Thursday, November 5, 2009
With a changing payments landscape, the very structure of banks seems to be a matter of great debate at the moment. On one side is the view of Governor of the Bank of England who believes that banks should be split into separate utility companies and risky ventures.
The opposing view comes from the Group of 20, the Financial Stability Board and the Basel Committee which see little reason for any bank break-up and have issued proposals aimed primarily at raising the quantity and quality of banks’ capital to make future banking failures much less likely.
As such, there is an underlying belief on both sides that the payments business of the banks represents calmer waters, where risks are minimal, rewards are steady if not significant, and major upheavals are seldom seen.
However, the picture in Europe says otherwise...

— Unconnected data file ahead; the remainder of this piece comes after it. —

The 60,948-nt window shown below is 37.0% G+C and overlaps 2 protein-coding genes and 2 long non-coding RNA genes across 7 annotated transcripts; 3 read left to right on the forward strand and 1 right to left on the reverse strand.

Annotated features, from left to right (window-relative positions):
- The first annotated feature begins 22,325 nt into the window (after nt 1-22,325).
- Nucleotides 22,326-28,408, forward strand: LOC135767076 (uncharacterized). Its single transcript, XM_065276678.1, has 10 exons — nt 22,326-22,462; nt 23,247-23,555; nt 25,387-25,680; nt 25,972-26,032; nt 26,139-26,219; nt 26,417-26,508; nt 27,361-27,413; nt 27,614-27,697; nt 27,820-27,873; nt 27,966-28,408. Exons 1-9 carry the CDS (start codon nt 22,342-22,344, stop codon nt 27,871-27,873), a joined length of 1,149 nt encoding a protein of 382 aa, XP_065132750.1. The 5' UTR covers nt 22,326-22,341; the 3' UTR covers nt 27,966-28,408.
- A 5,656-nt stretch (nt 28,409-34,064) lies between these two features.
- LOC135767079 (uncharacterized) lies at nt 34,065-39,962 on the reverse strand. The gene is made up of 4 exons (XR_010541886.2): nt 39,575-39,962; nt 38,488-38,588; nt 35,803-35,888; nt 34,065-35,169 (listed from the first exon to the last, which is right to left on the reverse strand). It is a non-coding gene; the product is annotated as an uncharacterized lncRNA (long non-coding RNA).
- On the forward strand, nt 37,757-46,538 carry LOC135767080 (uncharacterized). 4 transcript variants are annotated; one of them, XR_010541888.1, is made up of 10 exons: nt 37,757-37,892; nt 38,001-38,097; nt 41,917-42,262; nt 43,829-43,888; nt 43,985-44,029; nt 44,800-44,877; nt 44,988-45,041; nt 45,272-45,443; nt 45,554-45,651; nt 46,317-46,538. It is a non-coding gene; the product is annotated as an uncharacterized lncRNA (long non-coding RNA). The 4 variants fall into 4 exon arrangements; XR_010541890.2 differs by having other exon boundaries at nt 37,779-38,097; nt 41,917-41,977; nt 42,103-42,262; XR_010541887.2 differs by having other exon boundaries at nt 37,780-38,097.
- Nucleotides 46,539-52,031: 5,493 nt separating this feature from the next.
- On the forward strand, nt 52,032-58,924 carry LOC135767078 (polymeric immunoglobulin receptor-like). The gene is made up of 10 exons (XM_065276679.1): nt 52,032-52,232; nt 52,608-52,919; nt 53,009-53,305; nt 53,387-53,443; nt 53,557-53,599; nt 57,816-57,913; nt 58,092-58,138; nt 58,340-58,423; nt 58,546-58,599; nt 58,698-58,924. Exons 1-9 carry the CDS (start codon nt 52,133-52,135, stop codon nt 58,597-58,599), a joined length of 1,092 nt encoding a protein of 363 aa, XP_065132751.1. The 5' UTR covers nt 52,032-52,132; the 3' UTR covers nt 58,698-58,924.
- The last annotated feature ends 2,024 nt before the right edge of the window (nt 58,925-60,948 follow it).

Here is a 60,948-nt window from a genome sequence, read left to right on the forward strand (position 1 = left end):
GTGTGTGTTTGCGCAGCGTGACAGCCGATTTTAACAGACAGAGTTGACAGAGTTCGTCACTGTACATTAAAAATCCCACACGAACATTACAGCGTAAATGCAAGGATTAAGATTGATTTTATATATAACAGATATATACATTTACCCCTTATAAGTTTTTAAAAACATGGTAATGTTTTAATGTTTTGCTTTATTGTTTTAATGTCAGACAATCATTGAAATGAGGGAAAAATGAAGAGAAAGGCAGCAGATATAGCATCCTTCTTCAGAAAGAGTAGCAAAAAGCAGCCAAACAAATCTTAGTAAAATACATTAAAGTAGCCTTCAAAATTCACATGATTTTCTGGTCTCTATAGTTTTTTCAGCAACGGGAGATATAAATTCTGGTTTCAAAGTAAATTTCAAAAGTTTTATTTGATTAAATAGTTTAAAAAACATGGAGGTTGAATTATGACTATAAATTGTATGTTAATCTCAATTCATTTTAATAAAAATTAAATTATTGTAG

With the Payment Services Directive now in force and the launch of SEPA Direct Debits underway, there is still a high degree of confusion in the market. The banks and the countries themselves are at varied levels of preparedness for both the PSD and SDDs to be implemented. What contributes further to the lack of readiness is the fact that the SEPA Direct Debits are being launched into a market where the legacy direct debit instruments across Europe are still in play until some as yet indeterminate future date - a recipe to evoke resistance of both banks and their corporates.
In addition to the lack of a definite end-date for the switch over from legacy to new payment systems both the introduction of the PSD and SEPA DDs will have financial ramifications for the banks. Yet, there is no strong business case for the introduction of either, in particular as liquidity issues surrounding payments have come to the fore in the aftermath of the global credit crisis. This was reflected in the recent announcement from the German Savings Banks Association that they would only provide their customers with the SEPA Direct Debits if requested. These are hardly ‘calmer waters’. The only possible bank response is to build the agility into their payment processes needed to be able to handle payments from any channel from start to finish.
Product Marketing Manager